Some facts: a string needs two fixed points to be considered as such. We know quite accurately how one of those edges sound, namely the one at the bridge. What is the sound like on the other side?
In this piece there is no electronic modification per se of the sound of the quartet, only amplification. Two contact microphones are attached to each instrument, at two opposite sides of the strings. The amplification is simple: each microphone is mapped directly to one loudspeaker. These two loudspeakers are placed following the same principle as the microphones, at the two extreme sides of the stage. Whenever a sound is picked up by the microphone placed at the bridge of one of the instruments, the sound is projected to the left loudspeaker, sounds picked up by the microphone placed at the neck of the instrument are projected to the right loudspeaker.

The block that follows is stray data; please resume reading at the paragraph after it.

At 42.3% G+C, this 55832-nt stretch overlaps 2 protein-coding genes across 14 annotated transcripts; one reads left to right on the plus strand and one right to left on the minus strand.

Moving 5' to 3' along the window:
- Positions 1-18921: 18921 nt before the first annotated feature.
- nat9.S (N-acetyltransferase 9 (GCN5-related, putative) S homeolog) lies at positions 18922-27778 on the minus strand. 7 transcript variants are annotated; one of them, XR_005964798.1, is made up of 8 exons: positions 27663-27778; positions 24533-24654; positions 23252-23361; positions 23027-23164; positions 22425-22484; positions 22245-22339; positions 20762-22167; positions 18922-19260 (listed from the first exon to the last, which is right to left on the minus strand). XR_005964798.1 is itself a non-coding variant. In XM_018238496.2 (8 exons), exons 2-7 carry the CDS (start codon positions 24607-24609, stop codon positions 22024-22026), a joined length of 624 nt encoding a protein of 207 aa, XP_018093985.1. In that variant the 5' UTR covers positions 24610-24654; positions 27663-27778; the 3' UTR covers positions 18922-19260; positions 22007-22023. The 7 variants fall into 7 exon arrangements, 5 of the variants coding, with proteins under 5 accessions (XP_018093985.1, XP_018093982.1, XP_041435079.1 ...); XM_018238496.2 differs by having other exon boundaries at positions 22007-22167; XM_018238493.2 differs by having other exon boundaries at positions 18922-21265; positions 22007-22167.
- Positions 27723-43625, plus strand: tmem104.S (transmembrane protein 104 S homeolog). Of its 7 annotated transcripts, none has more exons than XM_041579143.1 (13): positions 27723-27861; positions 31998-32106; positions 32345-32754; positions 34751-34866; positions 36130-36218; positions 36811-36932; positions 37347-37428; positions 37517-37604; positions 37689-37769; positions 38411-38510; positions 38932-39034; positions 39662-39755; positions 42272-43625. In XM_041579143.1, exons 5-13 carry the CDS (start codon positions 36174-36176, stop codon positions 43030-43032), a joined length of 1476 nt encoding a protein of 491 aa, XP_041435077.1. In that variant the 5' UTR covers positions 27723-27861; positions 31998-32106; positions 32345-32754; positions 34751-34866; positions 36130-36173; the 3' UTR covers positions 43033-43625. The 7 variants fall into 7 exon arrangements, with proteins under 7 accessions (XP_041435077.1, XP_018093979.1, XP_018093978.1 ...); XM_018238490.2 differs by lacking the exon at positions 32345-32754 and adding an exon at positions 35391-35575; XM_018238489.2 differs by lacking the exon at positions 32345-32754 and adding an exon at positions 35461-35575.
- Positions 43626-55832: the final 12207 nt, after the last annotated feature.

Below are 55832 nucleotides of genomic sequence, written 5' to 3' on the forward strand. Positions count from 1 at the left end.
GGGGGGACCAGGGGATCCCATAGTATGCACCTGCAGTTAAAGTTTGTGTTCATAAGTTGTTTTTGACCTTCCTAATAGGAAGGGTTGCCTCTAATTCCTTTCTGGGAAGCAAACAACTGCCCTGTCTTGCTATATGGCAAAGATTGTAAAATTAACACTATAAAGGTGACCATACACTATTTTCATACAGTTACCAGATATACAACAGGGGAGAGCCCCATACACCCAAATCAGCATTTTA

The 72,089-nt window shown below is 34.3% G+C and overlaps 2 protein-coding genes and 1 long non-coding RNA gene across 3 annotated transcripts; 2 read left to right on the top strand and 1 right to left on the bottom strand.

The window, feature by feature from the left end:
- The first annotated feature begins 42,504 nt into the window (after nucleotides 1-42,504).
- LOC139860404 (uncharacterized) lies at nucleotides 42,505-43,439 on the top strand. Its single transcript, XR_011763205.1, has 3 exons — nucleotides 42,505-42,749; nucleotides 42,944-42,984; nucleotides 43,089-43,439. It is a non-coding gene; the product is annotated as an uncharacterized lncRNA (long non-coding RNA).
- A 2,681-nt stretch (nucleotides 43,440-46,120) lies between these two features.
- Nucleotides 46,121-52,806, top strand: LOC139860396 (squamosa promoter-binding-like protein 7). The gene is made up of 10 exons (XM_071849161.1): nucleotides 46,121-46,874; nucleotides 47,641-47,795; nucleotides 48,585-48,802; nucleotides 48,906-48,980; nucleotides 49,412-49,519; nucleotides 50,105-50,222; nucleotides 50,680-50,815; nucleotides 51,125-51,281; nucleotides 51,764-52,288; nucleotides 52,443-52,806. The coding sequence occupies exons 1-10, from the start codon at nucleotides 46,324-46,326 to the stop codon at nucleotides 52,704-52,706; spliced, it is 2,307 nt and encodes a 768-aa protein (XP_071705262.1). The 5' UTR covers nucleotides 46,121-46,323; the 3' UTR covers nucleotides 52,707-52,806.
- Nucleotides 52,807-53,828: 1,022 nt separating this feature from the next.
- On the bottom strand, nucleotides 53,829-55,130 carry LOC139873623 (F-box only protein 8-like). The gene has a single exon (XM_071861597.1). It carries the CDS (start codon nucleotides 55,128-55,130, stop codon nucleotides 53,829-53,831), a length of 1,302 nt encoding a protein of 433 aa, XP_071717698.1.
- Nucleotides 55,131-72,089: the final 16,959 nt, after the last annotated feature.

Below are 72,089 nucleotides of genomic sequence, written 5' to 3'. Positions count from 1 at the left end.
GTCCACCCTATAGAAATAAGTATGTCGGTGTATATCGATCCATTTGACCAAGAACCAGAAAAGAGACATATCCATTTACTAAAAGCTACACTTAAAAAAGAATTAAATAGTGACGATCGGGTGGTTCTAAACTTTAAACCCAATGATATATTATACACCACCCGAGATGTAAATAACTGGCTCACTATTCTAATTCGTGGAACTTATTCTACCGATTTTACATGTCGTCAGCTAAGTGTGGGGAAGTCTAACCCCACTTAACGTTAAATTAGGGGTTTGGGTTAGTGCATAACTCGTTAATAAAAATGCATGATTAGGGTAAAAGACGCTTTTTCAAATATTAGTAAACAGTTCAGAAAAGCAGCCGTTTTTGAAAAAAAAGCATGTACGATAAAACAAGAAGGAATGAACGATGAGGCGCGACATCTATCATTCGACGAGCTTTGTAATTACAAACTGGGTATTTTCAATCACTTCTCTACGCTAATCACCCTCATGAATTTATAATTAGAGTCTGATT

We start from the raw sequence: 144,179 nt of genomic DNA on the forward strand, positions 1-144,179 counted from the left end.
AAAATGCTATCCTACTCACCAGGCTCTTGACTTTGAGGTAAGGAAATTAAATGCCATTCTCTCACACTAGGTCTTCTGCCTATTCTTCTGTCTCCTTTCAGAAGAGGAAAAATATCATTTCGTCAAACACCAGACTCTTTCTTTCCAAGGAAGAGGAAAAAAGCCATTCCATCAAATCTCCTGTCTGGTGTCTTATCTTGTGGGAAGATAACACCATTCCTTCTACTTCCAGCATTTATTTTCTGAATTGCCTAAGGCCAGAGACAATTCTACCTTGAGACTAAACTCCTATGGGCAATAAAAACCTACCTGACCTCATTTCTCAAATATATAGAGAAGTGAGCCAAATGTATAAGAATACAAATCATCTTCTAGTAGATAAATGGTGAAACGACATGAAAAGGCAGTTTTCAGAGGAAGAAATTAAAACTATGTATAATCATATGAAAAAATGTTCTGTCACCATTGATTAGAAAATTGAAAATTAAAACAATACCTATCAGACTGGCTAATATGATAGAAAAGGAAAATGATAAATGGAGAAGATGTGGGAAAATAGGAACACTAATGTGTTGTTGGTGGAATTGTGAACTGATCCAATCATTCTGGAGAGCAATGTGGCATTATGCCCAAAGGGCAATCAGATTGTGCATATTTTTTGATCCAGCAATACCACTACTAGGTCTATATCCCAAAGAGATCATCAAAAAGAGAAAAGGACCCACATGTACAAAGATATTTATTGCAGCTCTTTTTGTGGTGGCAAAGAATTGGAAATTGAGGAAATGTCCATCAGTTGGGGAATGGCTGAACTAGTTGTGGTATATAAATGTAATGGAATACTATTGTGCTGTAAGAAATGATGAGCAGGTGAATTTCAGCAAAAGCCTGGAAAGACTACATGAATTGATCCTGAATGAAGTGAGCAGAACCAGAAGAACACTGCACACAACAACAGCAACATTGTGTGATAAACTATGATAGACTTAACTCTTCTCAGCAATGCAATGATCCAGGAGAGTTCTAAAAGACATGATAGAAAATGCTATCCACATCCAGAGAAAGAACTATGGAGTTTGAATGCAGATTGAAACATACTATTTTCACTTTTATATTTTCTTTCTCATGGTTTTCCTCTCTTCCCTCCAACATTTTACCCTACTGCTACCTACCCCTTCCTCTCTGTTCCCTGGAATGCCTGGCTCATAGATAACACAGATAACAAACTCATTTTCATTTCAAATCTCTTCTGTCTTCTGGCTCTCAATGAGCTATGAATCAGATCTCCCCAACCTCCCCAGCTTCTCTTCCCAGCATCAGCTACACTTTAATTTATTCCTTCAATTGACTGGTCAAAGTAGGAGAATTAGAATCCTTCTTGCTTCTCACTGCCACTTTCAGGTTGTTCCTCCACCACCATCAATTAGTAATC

At each instant only one of the microphones is audible, like two cameras pointing at the same corner of a room. At moments the switching from one microphone to the other is smooth, sometimes it turns into a sort of thaumatrope, both images merging into one by means of the speed of the cuts.
The same piece is performed at least twice, with a different automation of the amplification each time.